- Posted June 6, 2013 by
This iReport is part of an assignment:
My life with Superman
Four years and hundreds of episodes of Superfriends later, at age seven, my cousin and I walked from my grandmother’s house (with permission of course) to the 7-11 to get Slurpee's in Superman IV: The Quest for Peace cups after seeing that movie mere hours earlier.
We got brain freeze and dreamed of super powers, and then we played Superman. In a fitting nod to comics we'd never read nor wouldn’t read the re-telling of for many years, there was an accident with kryptonite that split Superman into two entities. I was Superman blue, (basically Superman in his usual get up minus the red shorts) and he was Superman red (all red, no blue anywhere... you've no idea how saddened I was in my late teens to discover that the writers of the comic were no more creative than two seven year olds.)
The only way we could be re-joined as Kal-El was to find Lex Luthor and stop his nefarious plot. Our parents at the time thought it was cute that we used words like nefarious, and correctly to boot... Plus we'd peeled ourselves away from our Transformers for about three hours to run around in daylight, so they were pretty happy with the notion.
We took advantage of our situation to prove to the world beyond a shadow of a doubt that Clark Kent and Superman were not one and the same. If my cousin was stopping a nuclear missile from destroying Metropolis, I was Clark Kenting my way around The Daily Planet in full view of everyone while TV crews filmed the Man of Tomorrow.
Even then, I preferred Clark Kent to Superman and played Superman Blue as being pretty much the same in both roles. When Christopher pointed out that I wasn't playing Clark properly (and to his knowledge of the films that was certainly true) I blamed it on the Kryptonite transformation.
We ultimately found Lex Luthor, hiding under a tree waiting for us. He'd just launched two nuclear devices, one at the White House and one at the Kremlin. I bolted for Russia while my cousin raced to D.C. Metropolis being so much closer to D.C. he saved his city first and flew as fast as he could to help me stop my nuke. We ran toward each other in the soft grass and slammed together just as the characters we played managed to get the nuke just out of Earth's atmosphere before it went off. The resulting nuclear explosion re-formed the one true Superman of the era: Christopher Reeve.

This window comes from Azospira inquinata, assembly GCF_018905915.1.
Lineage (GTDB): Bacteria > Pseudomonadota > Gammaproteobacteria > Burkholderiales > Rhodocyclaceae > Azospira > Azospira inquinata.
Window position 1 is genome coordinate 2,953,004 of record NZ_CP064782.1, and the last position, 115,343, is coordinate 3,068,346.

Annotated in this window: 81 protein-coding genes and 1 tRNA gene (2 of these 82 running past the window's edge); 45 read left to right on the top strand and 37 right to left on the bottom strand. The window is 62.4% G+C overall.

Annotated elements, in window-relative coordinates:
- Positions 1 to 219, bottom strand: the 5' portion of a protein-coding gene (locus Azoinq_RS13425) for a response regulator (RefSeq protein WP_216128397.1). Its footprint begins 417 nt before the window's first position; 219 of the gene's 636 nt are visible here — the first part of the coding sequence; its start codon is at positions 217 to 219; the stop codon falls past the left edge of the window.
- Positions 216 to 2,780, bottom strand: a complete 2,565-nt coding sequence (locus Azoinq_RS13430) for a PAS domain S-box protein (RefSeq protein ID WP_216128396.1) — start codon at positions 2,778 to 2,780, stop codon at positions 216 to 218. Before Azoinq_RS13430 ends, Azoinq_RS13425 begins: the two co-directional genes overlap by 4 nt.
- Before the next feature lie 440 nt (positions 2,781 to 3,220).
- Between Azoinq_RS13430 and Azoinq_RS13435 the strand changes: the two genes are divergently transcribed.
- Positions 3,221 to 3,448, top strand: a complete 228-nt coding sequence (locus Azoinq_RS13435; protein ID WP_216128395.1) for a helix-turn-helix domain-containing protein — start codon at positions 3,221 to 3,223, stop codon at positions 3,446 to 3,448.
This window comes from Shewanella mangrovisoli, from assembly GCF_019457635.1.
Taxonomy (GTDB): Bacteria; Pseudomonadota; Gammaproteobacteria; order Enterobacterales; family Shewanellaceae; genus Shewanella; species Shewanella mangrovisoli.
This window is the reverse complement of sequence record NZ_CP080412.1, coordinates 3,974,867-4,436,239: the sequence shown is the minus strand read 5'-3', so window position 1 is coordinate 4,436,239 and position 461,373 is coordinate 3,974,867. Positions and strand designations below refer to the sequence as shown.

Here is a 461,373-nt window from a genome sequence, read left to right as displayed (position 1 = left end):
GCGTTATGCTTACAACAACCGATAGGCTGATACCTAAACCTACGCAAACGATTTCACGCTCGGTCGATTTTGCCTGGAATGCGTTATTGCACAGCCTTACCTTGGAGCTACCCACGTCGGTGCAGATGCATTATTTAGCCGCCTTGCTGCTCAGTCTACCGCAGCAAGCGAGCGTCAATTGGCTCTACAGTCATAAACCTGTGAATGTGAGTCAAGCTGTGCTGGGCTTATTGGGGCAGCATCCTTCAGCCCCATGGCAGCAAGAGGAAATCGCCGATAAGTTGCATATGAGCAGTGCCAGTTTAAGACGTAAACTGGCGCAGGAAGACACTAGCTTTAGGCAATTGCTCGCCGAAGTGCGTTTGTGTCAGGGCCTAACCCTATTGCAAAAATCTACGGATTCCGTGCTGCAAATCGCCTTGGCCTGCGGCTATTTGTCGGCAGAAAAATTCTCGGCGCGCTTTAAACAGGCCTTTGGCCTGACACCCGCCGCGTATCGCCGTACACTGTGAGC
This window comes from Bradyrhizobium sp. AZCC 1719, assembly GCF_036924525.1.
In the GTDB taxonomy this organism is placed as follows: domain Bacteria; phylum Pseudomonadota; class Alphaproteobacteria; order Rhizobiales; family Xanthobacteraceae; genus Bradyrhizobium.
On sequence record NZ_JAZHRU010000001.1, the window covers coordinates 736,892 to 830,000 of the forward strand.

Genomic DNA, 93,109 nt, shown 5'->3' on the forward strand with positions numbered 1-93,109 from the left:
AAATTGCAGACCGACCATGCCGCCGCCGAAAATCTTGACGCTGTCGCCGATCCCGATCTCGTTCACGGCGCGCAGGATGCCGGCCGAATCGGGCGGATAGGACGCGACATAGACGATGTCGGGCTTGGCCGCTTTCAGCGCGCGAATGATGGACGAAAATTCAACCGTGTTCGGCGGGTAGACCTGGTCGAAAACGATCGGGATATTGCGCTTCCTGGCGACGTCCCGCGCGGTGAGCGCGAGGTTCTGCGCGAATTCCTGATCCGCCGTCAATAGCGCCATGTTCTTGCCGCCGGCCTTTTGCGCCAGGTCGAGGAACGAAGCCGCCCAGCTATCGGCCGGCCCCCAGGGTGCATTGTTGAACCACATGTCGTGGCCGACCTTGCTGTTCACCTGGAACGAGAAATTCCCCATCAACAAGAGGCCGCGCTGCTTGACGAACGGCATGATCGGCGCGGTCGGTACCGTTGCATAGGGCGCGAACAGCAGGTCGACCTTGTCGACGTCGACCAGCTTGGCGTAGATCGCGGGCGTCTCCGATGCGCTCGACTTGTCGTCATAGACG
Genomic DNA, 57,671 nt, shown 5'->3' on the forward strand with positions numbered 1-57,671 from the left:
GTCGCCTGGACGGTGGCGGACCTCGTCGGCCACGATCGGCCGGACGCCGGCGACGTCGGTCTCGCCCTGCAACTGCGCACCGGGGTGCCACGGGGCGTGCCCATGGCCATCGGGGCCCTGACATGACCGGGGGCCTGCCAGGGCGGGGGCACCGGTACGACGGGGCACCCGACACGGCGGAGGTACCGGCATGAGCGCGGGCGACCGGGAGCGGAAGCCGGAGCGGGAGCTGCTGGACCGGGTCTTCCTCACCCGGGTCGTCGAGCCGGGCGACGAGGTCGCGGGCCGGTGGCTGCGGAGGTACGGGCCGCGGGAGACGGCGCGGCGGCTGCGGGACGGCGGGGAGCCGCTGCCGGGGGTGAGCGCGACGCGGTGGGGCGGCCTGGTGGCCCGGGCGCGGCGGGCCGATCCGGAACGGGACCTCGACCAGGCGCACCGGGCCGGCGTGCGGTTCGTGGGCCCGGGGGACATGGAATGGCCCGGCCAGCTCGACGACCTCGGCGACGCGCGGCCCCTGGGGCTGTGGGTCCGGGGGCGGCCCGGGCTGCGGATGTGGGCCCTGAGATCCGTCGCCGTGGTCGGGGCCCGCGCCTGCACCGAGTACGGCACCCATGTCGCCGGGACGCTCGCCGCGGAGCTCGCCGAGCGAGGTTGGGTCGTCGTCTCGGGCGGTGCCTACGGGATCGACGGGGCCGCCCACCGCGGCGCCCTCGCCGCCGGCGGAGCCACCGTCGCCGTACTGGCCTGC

We each fell backward to the ground and laid there for what felt like hours dreaming up more and more adventures for the once again whole Superman. I wish I could remember the adventures we set him on, but I can't and it isn't important that I do.
It's enough to know that at that point in time Superman dared two little seven year olds to dream for hours. We came inside when the sun finally disappeared completely, and as always Superman flew off around the planet stopping to wave at us and smile as he disappeared out of view.
That's what Superman was to us; he was our great hero who couldn't be bested. Not by Red Kryptonite, not by Lex Luthor, and surely not by a nuclear missile. He was always out there, just out of view: a real entity that watched over us. The cold war, even to seven year olds, seemed frightening but we knew it couldn't ever really be so bad because if we needed him: Superman would come.
We believed in him just as fervently as we believed in God and the Easter Bunny, and he would always be there for us. I've read many a comic, seen many a television episode and more than a few movies... but a lot of my love for the man of tomorrow stems from those magical Christopher Reeve films.
I would later fall in love with the comics themselves, and would spend almost all of my life as a fan of the Man of Steel - but it all began with that mythic portrayal by Christopher Reeve.